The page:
Date Published: March 01, 2019
Publisher: International Union of Crystallography
Author(s): Mikhail V. Talanov.
A group-theoretical analysis of 1:3 A-site-ordered perovskite structures is reported.
A-site-ordered quadruple AA′3B4X12 perovskites occupy a special place among a large variety of functional materials (Mitchel, 2002 ▸; Tilley, 2016 ▸; King & Woodward, 2010 ▸; Aleksandrov & Beznosikov, 1997 ▸; Shimakawa, 2008 ▸; Yamada, 2017 ▸; Long, 2016 ▸; Vasil’ev & Volkova, 2007 ▸). This numerous family of materials is characterized by intriguing physical properties such as a giant dielectric constant (Subramanian et al., 2000 ▸; Homes et al., 2001 ▸), positive and negative magnetodielectricity (Imamura et al., 2008 ▸), low- and high-field magnetoresistance (Chen et al., 2014 ▸; Kida et al., 2012 ▸), multiferroic properties (Wang et al., 2015 ▸; Zhou et al., 2017 ▸), large negative and positive thermal expansion (Long, Hayashi et al., 2009 ▸; Zhang et al., 2014 ▸; Long & Shimakawa, 2010 ▸) and heavy Fermion-like behavior (Kobayashi et al., 2004 ▸).
The space group of the ABX3 cubic perovskite structure is . In this structure, A cations occupy Wyckoff position 1a with cubo-octahedral coordination and with local symmetry , octahedral B cations occupy Wyckoff position 1b with local symmetry and X anions occupy Wyckoff position 3c with local symmetry 4/mm.m. Perovskites are referred to as anion-octahedral-type structures, i.e. BX6 octahedra act as building blocks which are connected together by common vertices in three directions and are separated by A cations located in cubo-octahedral voids. Note that 1a and 1b positions in the perovskite structure are symmetrically equivalent. They are connected by an external automorphism, i.e. origin shift (½ ½ ½) of the unit cell. This means that the origin can be chosen both at A- (like in this work) and B-cation sites. The fact that the irreps responsible for these two descriptions are different must be taken into account.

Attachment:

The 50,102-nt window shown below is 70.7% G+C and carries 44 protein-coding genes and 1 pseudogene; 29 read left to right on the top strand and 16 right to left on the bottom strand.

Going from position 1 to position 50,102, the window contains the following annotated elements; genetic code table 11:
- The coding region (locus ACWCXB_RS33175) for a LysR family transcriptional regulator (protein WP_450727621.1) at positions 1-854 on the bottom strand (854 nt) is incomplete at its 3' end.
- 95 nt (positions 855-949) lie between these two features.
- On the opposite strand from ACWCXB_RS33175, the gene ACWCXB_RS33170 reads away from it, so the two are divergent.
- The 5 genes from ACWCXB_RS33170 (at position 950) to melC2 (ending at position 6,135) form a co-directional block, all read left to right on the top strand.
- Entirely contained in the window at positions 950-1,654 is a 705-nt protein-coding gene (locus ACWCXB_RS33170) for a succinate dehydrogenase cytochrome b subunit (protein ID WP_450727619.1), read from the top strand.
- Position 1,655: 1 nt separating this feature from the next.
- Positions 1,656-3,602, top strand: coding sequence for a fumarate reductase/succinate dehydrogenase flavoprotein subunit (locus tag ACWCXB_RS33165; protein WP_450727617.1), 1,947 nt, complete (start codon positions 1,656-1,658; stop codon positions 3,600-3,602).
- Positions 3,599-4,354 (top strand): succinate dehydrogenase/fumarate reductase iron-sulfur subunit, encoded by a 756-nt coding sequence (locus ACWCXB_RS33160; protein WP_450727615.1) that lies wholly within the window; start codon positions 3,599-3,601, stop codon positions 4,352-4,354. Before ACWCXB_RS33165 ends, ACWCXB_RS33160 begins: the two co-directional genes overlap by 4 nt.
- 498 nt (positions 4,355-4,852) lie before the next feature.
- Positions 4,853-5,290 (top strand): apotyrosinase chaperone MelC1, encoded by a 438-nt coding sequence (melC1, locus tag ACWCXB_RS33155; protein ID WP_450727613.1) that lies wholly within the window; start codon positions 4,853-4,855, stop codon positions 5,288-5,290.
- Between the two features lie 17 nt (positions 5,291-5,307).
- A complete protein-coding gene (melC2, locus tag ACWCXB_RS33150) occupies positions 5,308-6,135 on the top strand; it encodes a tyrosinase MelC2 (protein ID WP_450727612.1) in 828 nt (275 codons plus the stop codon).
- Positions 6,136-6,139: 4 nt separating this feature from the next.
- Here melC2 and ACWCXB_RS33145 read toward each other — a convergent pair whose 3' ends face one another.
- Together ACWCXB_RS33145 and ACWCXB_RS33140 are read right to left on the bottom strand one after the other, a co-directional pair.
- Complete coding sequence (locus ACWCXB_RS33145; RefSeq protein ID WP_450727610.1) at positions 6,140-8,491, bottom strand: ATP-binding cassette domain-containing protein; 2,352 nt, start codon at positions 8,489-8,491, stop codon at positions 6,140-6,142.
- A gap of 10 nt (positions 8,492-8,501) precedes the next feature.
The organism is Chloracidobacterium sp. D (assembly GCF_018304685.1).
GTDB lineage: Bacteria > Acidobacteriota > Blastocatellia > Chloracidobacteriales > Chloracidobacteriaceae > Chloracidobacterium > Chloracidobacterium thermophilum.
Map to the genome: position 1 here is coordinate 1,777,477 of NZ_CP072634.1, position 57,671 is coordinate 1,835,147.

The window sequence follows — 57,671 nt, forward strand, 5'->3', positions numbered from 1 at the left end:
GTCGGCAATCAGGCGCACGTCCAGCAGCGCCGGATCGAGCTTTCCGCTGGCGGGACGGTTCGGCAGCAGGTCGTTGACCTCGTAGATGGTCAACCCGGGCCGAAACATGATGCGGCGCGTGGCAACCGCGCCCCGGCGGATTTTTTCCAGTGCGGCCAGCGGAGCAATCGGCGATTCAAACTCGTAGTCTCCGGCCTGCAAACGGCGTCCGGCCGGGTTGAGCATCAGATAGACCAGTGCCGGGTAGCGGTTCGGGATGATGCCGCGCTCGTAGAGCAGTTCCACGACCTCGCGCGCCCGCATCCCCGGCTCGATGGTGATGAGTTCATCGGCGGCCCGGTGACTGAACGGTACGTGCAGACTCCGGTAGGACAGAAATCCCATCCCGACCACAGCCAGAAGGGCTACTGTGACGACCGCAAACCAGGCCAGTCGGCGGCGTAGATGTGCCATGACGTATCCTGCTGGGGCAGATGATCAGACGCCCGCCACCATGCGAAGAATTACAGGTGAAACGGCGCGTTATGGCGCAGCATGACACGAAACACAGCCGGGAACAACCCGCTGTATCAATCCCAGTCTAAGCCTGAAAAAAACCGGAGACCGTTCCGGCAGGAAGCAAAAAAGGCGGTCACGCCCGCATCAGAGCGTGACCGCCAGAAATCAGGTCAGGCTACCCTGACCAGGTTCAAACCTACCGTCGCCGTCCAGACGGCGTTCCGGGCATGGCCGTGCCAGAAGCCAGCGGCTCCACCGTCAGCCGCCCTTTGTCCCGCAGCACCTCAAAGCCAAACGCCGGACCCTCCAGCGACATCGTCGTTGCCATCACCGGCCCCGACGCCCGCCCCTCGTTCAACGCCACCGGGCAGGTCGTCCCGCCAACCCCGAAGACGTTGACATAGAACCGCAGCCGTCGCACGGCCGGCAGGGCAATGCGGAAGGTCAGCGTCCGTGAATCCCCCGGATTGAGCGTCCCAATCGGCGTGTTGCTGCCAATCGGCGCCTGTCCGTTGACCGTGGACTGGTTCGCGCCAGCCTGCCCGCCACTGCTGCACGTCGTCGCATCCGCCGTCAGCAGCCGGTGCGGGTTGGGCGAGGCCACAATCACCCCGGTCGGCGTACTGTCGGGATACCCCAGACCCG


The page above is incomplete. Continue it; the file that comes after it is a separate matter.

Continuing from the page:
Using group-theoretical methods of the phase transitions theory, possible 1:3 A-site-ordered structures are derived from more than 2600 low-symmetry perovskite-like phases obtained by different paths and then analyzed. These phases can be formed from a high-symmetry parent perovskite structure (archetype) as a result of real or virtual structural phase transitions connected with different OPs: atom orderings, atom displacements (polar and non-polar), tilts of octahedra and their combinations. From these phases all 1:3 A-site-ordered low-symmetry phases are identified and classified by irreps of the space group (Fig. 1 ▸, Table 2 ▸). Proper and improper OPs, as well as theoretically calculated structures (space groups, multiplications of primitive cells, Wyckoff position splitting) are presented for each of these phases. The structural mechanisms of the formation of some experimentally known 1:3 A-site-ordered low-symmetry phases from an archetype perovskite phase have been studied in detail: CaCu3Ti4O12 (the phase structure is characterized by the tilts of anion octahedra), CaCu3Ga2Sn2O12 (the phase structure can be represented by a combination of the tilts of anion octahedra and 1:1 B-site ordering), CaMn3Mn4O12 (the structure of the phase can be considered as a combination of the tilts of anion octahedra and 1:3 B-site ordering), Ce1/2Cu3Ti4O12 (the phase structure is characterized by a combination of tilts of anion octahedra and additional 1:1 A-site ordering) and others.